Litter louts branded Lothians’ ‘secret disgrace’

Two-thirds of people have seen rubbish deliberately dropped in the last three months. Picture: Julie Bull
Two-thirds of people have seen rubbish deliberately dropped in the last three months. Picture: Julie Bull
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NEW research has exposed an endemic litter lout problem in the Lothians – with two-thirds of people having seen rubbish deliberately dropped in the last three months.

Clean Up Scotland, the national litter campaign run by Keep Scotland Beautiful, has released damning research which reveals the extent of the problem scarring the Lothians.

The YouGov commissioned research showed 70 per cent of people living in the Lothians had seen litter dropped, either accidentally or on purpose, in the past quarter.

Now out-of-control louts have been branded the ­region’s “secret disgrace” after it emerged the dirty nuisance costs the country tens of millions of pounds – with local authorities in the Lothians footing a significant portion of that bill.

The shocking study has ­revealed the anti-social blight has forced local authorities to spend a combined £78 million to tackle the menace.

Jeremy Purvis, campaign director of Clean Up Scotland, described the findings as “shocking”.

He said: “A full seven-in-ten people here are seeing litter being dropped – some of the estimated 250 million pieces of litter dropped each year on Scottish streets, parks and beaches.

“Litter has a damaging effect on the Lothians, not just in terms of its visual beauty but socially and financially.

“That’s the taxes of the very people who are dropping it in the first place, but it also wastes the money of the ­responsible people who never pollute their streets. If ever there was a time when such council money could be spent on other valuable services, this is it.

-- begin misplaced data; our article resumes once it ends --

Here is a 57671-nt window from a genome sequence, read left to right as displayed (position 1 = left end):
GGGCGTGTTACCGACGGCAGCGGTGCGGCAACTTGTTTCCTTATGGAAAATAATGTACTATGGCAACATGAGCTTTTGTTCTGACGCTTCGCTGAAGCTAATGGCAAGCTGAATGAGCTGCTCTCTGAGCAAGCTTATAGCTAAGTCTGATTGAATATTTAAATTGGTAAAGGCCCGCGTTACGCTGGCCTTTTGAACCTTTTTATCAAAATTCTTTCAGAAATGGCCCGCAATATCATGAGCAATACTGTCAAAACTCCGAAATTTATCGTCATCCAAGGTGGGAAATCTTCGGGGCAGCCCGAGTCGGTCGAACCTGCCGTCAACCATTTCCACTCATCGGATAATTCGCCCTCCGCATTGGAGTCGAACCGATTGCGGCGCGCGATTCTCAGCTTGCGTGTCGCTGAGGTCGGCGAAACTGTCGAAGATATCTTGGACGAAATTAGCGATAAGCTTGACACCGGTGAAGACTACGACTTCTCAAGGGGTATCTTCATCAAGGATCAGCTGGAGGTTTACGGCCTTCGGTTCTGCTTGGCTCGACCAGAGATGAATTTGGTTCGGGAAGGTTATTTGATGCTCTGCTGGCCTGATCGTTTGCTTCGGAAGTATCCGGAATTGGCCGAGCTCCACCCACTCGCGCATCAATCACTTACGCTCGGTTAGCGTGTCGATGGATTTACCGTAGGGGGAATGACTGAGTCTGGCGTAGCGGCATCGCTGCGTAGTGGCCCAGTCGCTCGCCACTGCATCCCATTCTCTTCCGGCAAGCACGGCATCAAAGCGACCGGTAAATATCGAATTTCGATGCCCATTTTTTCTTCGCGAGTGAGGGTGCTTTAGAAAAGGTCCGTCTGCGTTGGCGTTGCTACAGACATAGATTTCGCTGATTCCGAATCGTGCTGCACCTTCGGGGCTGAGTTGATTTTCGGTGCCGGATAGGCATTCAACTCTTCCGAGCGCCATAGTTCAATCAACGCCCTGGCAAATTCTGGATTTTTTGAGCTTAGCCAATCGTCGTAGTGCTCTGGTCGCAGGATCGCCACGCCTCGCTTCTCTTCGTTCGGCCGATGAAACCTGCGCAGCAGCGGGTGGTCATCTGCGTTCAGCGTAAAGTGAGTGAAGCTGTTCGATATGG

“The people who take the decision to drop litter and pollute their community do a disservice to the Lothians. They let down their communities, waste other people’s money and contribute to what is fast becoming Scotland’s secret disgrace.

“The Clean Up Scotland campaign is taking action and calling for a revolution in Scotland’s attitude and behaviour towards litter, so that dropping litter becomes as socially unacceptable in future as drink-driving is today.”

It comes just months after residents and officials were left “disgusted” by the “inexcusable” and “appalling” amount of litter left on city centre streets on the weekend of the Edinburgh Marathon.

In March, the News told how a dozen extra environmental wardens were being recruited to target litter-strewn hot-spots across the Capital.

A Keep Scotland Beautiful inspection report also revealed streets in Edinburgh’s city centre and Leith are well short of meeting national standards.

Princes Street and the surrounding area scored just 60 in the latest Cleanliness Index Monitoring System [CIMS] survey, lagging well behind the target score of 72. Leith was the next worst area, scoring 63 in the survey. The poor showing led to council bosses hiring an additional 12 wardens to tackle the scourge.